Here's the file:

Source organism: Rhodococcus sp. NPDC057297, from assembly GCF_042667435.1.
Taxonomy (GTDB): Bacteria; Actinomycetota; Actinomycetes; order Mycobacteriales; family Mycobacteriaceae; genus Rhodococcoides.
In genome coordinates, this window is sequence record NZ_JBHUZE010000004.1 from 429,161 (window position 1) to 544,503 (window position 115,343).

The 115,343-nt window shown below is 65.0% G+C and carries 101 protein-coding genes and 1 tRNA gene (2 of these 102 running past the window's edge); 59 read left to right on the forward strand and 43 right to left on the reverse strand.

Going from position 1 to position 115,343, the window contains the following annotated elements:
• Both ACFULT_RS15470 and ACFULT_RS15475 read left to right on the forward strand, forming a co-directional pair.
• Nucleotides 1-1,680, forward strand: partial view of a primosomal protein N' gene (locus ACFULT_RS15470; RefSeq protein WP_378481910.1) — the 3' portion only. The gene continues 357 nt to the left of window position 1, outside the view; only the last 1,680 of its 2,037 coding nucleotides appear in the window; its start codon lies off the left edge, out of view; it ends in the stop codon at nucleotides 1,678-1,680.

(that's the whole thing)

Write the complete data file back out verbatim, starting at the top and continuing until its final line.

Source organism: Rhodococcus sp. NPDC057297, from assembly GCF_042667435.1.
Taxonomy (GTDB): Bacteria; Actinomycetota; Actinomycetes; order Mycobacteriales; family Mycobacteriaceae; genus Rhodococcoides.
In genome coordinates, this window is sequence record NZ_JBHUZE010000004.1 from 429,161 (window position 1) to 544,503 (window position 115,343).

The 115,343-nt window shown below is 65.0% G+C and carries 101 protein-coding genes and 1 tRNA gene (2 of these 102 running past the window's edge); 59 read left to right on the forward strand and 43 right to left on the reverse strand.

Going from position 1 to position 115,343, the window contains the following annotated elements:
• Both ACFULT_RS15470 and ACFULT_RS15475 read left to right on the forward strand, forming a co-directional pair.
• Nucleotides 1-1,680, forward strand: partial view of a primosomal protein N' gene (locus ACFULT_RS15470; RefSeq protein WP_378481910.1) — the 3' portion only. The gene continues 357 nt to the left of window position 1, outside the view; only the last 1,680 of its 2,037 coding nucleotides appear in the window; its start codon lies off the left edge, out of view; it ends in the stop codon at nucleotides 1,678-1,680.